Don’t let anyone drink and drive. Encourage Ubers or let people stay the night.
How should I prevent frozen pipes over winter break?
If you will be away over the winter break, do not turn your heat off. You can turn your thermostat down, but set it to no lower than 55 degrees. Turning your heat off or setting the thermostat lower than 55 degrees may cause significant damage if the pipes freeze. The cost, often in the thousands of dollars, could potentially be passed on to you.
Make arrangements with your landlord to safeguard your residence against this potentially serious and costly problem. If you notice your water pipes are exposed to cold air—such as those next to exterior walls or gaps in walls, floors and/or insulation—point these out to the landlord or owner in writing. Consider taking pictures. Taking these actions may help you avoid having your pipes freeze, and could serve as protection against your financial liability should that happen.
Sources: ehow.com and howstuffworks.com
How can I prevent my home from break-ins and theft?
Whether you are going home for a weekend or leaving for break, it is important to keep your apartment/house secure to prevent burglaries.
- Make sure all doors and windows are locked.
- Do not leave a spare key outside (i.e. under the floor mat) unless it is in a combination key lockbox.
- Ask a neighbor, friend, or your landlord to occasionally check on your house or apartment. Give them a spare key and emergency contact information.
- Make sure all windows are closed and secure and your blinds are closed.
- Make sure all entrances are well lit. A burglar is less likely to break into a door where they can easily be seen.
- If you will be gone for more than a few days, stop mail delivery or arrange for a neighbor to pick up your mail. A full mailbox could alert a burglar that your home is unoccupied.
- Take valuables with you. If you do leave valuables, make sure they are away from windows and out of sight.
- Do not leave any notes for friends or service people on your door. This could indicate to a burglar that no one is home.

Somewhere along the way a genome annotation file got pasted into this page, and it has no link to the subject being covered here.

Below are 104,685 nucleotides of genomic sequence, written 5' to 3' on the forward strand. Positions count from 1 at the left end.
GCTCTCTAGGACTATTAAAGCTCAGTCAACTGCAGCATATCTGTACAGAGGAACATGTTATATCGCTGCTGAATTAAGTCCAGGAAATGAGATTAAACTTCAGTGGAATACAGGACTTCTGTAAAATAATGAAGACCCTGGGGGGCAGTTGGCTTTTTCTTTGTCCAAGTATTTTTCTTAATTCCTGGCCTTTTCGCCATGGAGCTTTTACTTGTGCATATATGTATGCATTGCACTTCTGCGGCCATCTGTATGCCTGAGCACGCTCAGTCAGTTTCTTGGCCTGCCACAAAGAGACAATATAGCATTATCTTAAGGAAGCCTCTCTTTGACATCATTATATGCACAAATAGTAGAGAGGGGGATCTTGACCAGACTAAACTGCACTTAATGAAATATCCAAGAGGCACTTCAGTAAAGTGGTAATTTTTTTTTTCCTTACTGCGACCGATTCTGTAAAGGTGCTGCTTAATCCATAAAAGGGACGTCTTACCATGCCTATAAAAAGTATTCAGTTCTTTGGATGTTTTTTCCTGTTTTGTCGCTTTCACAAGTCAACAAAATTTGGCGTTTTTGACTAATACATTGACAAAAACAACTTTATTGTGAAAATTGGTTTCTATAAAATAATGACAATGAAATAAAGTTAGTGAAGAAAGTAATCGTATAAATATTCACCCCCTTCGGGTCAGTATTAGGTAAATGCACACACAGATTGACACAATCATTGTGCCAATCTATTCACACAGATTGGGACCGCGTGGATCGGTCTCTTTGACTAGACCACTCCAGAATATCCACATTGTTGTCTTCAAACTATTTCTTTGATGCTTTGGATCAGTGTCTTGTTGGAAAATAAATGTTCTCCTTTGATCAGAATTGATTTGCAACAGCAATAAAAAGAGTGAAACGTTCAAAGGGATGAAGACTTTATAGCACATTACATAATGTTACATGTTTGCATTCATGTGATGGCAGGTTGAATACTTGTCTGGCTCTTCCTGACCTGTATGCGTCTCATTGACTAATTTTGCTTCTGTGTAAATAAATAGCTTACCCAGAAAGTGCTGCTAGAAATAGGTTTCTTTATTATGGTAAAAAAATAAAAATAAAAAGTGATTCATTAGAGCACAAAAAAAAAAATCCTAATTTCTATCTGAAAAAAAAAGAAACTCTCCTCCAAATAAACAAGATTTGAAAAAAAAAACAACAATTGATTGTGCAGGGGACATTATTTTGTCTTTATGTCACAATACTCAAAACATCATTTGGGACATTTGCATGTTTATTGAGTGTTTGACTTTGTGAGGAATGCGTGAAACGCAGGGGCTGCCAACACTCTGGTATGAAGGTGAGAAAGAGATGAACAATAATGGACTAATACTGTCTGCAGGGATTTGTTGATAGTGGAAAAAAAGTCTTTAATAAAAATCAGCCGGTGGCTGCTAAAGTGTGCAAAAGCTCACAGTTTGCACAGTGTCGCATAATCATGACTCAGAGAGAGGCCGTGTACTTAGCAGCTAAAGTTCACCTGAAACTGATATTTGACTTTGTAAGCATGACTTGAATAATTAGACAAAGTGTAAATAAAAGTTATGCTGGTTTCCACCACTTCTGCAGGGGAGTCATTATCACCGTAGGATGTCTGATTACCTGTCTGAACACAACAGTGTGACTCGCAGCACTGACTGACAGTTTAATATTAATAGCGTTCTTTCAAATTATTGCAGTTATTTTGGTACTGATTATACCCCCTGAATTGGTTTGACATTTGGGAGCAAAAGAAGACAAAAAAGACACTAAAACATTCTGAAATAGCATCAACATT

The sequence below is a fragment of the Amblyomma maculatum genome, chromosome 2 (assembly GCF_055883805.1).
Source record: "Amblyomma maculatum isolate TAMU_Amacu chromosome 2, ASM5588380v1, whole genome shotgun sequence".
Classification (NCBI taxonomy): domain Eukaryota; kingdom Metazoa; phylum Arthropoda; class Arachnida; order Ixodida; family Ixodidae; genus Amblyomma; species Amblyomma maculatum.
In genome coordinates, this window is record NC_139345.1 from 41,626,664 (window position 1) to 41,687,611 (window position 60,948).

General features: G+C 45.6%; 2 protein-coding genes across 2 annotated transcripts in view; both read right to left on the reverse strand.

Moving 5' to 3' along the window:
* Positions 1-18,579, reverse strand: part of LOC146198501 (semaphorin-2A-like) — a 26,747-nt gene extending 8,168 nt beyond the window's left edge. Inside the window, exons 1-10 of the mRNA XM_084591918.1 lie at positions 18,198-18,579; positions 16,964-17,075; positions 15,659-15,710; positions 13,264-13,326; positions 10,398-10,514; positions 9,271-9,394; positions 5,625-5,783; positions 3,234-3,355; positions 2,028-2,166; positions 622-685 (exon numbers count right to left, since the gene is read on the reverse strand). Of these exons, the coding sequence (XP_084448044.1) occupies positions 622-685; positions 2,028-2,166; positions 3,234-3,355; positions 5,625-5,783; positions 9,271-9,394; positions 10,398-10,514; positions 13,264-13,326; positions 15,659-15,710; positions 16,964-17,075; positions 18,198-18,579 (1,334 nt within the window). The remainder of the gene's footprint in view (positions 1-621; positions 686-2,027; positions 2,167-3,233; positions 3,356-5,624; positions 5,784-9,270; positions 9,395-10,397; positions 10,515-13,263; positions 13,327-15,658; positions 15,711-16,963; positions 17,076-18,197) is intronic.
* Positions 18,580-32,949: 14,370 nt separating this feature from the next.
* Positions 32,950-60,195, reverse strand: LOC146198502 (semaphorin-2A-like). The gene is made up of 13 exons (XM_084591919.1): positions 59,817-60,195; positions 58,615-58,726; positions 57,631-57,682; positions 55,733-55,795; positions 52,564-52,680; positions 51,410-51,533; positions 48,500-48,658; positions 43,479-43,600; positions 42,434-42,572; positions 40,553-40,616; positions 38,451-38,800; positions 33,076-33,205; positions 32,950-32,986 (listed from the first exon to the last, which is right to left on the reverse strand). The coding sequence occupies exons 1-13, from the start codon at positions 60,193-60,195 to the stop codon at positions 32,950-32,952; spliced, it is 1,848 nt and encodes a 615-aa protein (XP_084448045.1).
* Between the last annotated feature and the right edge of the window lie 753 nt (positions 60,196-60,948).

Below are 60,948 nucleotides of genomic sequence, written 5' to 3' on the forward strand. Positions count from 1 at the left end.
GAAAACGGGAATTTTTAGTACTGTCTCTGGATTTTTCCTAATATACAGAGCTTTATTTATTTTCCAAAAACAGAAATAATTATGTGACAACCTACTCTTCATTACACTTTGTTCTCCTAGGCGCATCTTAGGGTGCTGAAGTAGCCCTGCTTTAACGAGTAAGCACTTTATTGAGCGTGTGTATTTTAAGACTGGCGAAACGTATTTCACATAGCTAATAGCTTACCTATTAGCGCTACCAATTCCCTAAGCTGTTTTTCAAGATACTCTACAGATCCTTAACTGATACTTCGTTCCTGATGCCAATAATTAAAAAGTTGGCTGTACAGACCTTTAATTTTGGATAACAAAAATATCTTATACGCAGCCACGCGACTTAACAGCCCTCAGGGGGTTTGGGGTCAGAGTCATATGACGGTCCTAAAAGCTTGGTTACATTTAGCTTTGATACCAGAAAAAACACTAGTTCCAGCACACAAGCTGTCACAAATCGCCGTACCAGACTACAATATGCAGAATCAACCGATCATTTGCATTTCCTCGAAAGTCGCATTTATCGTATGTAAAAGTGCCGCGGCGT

How can I prepare for emergencies in off-campus housing?
Emergency preparedness is an important aspect of living in your own apartment, condo, or house. Winter weather emergencies, blackouts, and hurricanes are common emergencies in the greater Philadelphia area. Knowing what to do before, during, and after an emergency is a critical part of being prepared, and may make all the difference when seconds count.
These U.S. government sites offer great advice on preparing for emergencies and staying aware when emergencies happen, including:
Additionally, Arcadia’s offices of Public Safety and Marketing and Communication maintain a number of systems, including the University’s Emergency Notification System, SendWordNow. The system sends an email and text messages to all registered users in the event of an incident posing an immediate threat to safety (i.e. weather-related closings or delays). Update your emergency contact information to ensure you receive texts and calls.
You should also update your home address if you have moved off campus or no longer live at home. In the event of a local emergency such as flood, fire, or blackout, the University may try to identify local commuter students affected. Having the most up-to-date and accurate address and contact information for our students helps us determine who may need support.
How can I ensure my personal safety off campus?
Students at Arcadia and in the surrounding area consistently report that they feel safe. Unfortunately, each year, some students are victims of certain crimes both on and off campus. Although the Glenside area is generally safe, you have to be aware of your surroundings and take precautions to protect yourself.
In your home or apartment:
- Doors and windows should be equipped with quality locking mechanisms.